Going into the NFC Championship game against the San Francisco 49ers, there was plenty of talk about the Seattle Seahawks wide receivers. It was primarily negative talk, with many calling Seattle's group mediocre, especially without Percy Harvin, who missed the game with a concussion.
That didn't stop wide receiver Doug Baldwin from having a huge game for Seattle. Baldwin had a 51-yard catch in the second quarter that started the wheels turning on Seattle's offense, and had six catches for 106 yards by the end of the game. Seattle's second-half surge on offense was instrumental in the victory.
The catches aren't always there for Baldwin, as noted by Ebenezer Samuel of the New York Daily News. Seattle's offense is not built around its wide receivers, and with Marshawn Lynch being the starting running back, it's easy to see why.
Lynch is among the best running backs in the NFL and probably the hardest one to bring down. The Seahawks push the ball forward with Lynch, who obviously has been instrumental in the team's success. But it's Baldwin who has been making plays in the passing game.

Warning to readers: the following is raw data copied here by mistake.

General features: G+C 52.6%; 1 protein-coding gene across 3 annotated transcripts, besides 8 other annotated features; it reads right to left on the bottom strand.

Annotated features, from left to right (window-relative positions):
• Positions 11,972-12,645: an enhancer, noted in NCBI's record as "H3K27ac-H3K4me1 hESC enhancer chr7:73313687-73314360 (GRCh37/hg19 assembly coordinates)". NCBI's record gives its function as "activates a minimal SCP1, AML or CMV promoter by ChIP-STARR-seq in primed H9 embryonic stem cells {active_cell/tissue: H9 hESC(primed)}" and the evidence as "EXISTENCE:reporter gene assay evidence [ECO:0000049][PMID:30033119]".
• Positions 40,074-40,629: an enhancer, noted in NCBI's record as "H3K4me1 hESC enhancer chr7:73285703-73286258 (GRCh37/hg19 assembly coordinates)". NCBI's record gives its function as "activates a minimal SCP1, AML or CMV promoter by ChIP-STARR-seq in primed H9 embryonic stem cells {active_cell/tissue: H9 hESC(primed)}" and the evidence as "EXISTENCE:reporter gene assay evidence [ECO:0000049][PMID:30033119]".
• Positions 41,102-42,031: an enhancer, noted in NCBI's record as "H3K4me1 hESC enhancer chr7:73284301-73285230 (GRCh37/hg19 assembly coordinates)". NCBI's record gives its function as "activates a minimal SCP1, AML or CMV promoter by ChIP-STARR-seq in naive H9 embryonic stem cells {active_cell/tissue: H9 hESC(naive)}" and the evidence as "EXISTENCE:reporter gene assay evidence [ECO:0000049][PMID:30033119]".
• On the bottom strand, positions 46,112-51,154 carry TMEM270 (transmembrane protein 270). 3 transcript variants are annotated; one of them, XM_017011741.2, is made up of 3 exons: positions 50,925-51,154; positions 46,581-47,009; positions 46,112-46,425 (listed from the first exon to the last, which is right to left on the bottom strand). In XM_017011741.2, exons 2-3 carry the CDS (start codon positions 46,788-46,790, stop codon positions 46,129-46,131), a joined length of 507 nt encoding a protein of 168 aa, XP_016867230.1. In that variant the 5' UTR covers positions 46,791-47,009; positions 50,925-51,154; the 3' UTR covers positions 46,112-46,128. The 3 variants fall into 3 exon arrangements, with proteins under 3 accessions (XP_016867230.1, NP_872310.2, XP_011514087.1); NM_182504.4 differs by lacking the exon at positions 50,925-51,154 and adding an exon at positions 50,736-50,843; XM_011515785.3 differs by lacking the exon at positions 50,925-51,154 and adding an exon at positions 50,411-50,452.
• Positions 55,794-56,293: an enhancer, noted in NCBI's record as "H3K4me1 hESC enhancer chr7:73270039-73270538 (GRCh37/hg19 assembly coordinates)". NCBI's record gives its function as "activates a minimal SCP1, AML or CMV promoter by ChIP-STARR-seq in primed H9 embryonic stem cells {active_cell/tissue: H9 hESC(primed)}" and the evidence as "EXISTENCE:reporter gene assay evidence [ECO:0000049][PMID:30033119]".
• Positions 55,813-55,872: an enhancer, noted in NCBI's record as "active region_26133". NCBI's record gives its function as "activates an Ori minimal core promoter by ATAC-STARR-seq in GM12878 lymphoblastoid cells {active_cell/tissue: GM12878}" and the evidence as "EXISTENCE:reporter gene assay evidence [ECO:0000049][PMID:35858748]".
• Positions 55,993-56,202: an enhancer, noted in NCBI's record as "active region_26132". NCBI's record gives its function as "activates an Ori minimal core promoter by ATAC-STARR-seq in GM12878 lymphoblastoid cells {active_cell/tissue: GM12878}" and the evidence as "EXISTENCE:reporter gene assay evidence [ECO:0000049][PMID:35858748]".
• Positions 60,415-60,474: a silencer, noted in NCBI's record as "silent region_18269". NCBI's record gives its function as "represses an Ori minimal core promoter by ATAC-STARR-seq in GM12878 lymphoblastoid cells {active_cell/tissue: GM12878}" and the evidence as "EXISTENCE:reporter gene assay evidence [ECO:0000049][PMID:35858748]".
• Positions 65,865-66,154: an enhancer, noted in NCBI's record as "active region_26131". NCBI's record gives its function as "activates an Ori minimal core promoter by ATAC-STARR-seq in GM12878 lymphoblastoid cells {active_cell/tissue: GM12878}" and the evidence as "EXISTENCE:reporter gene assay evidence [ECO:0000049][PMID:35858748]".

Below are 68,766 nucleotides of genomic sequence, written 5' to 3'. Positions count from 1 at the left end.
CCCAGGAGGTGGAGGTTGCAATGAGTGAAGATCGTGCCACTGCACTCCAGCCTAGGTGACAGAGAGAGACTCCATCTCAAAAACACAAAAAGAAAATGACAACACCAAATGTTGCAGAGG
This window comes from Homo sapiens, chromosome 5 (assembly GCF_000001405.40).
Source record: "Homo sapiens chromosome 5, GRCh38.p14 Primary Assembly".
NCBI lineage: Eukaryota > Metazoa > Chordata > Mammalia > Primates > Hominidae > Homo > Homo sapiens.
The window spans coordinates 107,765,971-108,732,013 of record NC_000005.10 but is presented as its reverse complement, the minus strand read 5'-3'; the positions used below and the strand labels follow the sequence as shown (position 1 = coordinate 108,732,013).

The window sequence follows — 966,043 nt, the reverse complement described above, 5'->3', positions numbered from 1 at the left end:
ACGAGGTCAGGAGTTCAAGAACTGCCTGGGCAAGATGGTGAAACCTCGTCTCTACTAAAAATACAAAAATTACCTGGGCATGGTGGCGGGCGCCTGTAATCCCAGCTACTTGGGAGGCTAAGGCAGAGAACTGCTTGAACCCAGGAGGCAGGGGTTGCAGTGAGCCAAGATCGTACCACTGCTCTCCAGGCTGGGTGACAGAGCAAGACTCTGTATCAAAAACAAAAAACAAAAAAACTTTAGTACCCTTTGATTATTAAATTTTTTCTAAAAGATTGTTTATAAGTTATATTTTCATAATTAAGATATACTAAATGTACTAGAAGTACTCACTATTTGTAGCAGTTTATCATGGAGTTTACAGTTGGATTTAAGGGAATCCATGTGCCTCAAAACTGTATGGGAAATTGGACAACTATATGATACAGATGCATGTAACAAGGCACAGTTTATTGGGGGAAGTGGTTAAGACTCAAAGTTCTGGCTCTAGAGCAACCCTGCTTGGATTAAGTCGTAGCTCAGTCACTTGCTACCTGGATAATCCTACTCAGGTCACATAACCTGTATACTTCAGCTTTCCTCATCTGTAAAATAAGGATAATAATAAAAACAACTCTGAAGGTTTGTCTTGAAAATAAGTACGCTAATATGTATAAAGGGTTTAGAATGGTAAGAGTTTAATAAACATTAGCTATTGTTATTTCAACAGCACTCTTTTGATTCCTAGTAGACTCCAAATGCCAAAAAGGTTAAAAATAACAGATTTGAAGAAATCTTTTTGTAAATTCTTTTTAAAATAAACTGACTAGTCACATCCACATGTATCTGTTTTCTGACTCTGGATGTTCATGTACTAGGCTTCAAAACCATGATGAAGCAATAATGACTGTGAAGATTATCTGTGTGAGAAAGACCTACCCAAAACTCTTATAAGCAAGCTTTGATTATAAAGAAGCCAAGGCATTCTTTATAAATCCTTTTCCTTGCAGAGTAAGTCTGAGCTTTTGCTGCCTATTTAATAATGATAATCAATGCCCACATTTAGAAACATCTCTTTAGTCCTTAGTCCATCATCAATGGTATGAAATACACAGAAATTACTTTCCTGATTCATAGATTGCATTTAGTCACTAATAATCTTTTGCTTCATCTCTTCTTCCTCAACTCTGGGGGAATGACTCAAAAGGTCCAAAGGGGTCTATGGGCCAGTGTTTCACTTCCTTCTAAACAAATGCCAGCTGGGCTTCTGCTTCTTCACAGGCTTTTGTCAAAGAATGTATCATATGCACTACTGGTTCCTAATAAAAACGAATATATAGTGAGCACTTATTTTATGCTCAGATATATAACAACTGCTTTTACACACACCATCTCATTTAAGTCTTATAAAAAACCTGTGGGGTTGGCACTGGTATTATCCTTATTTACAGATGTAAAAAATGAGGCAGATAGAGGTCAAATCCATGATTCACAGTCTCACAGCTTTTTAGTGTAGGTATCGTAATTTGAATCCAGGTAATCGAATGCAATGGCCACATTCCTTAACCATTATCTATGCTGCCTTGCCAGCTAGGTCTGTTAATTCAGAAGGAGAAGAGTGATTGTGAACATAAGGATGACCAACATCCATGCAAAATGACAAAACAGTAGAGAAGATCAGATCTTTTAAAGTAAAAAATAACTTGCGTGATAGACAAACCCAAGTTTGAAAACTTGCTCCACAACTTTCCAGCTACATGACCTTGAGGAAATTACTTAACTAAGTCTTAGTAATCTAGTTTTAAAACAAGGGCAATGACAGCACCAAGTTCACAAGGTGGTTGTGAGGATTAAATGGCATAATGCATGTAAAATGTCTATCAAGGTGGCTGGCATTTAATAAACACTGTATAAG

Baldwin had a huge play against the New Orleans Saints in the Divisional round as well, a 24-yard catch on the sideline on a third down late in the fourth quarter. He finished the regular season with 50 receptions for 778 yards and five touchdown receptions. This year has definitely been his coming out party, his third year in the NFL.
And he plays with a chip on his shoulder -- or, as he says, a boulder -- and is setting out to prove everyone who called him "pedestrian" wrong, as Samuel notes in the piece above. Baldwin has a solid opportunity to do as much when the Seahawks take on the Denver Broncos in the Super Bowl.
There's a lot of talk about Harvin and his injuries, and what he can bring to the Seattle offense at the end of the day. But Denver's No. 27-ranked pass defense is a target Baldwin will be eager to exploit, and recent history suggests he'll be able to do so.